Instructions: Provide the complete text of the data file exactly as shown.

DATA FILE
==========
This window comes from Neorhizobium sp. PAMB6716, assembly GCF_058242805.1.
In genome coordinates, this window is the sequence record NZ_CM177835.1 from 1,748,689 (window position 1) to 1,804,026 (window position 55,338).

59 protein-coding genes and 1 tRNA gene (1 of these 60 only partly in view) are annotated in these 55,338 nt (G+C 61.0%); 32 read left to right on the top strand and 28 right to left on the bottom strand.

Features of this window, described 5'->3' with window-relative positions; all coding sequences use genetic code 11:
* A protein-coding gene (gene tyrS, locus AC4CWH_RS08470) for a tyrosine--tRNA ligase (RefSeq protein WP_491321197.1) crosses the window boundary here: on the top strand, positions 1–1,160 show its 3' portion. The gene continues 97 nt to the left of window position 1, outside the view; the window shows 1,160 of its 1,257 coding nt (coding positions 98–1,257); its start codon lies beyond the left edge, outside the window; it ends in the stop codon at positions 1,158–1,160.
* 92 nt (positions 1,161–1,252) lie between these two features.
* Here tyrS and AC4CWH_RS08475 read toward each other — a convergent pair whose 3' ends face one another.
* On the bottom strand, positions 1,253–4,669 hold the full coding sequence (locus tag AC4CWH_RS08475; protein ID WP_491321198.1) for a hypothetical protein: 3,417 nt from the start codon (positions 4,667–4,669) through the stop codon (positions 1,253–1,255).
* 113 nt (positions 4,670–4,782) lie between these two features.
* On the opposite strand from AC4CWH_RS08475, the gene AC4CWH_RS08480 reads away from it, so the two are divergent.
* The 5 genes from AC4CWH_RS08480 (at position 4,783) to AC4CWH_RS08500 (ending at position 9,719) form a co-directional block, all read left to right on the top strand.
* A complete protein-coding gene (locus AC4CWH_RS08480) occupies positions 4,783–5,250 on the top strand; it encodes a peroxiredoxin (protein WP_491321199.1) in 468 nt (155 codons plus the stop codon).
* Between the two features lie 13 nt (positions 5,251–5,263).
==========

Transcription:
This window comes from Neorhizobium sp. PAMB6716, assembly GCF_058242805.1.
In genome coordinates, this window is the sequence record NZ_CM177835.1 from 1,748,689 (window position 1) to 1,804,026 (window position 55,338).

59 protein-coding genes and 1 tRNA gene (1 of these 60 only partly in view) are annotated in these 55,338 nt (G+C 61.0%); 32 read left to right on the top strand and 28 right to left on the bottom strand.

Features of this window, described 5'->3' with window-relative positions; all coding sequences use genetic code 11:
* A protein-coding gene (gene tyrS, locus AC4CWH_RS08470) for a tyrosine--tRNA ligase (RefSeq protein WP_491321197.1) crosses the window boundary here: on the top strand, positions 1–1,160 show its 3' portion. The gene continues 97 nt to the left of window position 1, outside the view; the window shows 1,160 of its 1,257 coding nt (coding positions 98–1,257); its start codon lies beyond the left edge, outside the window; it ends in the stop codon at positions 1,158–1,160.
* 92 nt (positions 1,161–1,252) lie between these two features.
* Here tyrS and AC4CWH_RS08475 read toward each other — a convergent pair whose 3' ends face one another.
* On the bottom strand, positions 1,253–4,669 hold the full coding sequence (locus tag AC4CWH_RS08475; protein ID WP_491321198.1) for a hypothetical protein: 3,417 nt from the start codon (positions 4,667–4,669) through the stop codon (positions 1,253–1,255).
* 113 nt (positions 4,670–4,782) lie between these two features.
* On the opposite strand from AC4CWH_RS08475, the gene AC4CWH_RS08480 reads away from it, so the two are divergent.
* The 5 genes from AC4CWH_RS08480 (at position 4,783) to AC4CWH_RS08500 (ending at position 9,719) form a co-directional block, all read left to right on the top strand.
* A complete protein-coding gene (locus AC4CWH_RS08480) occupies positions 4,783–5,250 on the top strand; it encodes a peroxiredoxin (protein WP_491321199.1) in 468 nt (155 codons plus the stop codon).
* Between the two features lie 13 nt (positions 5,251–5,263).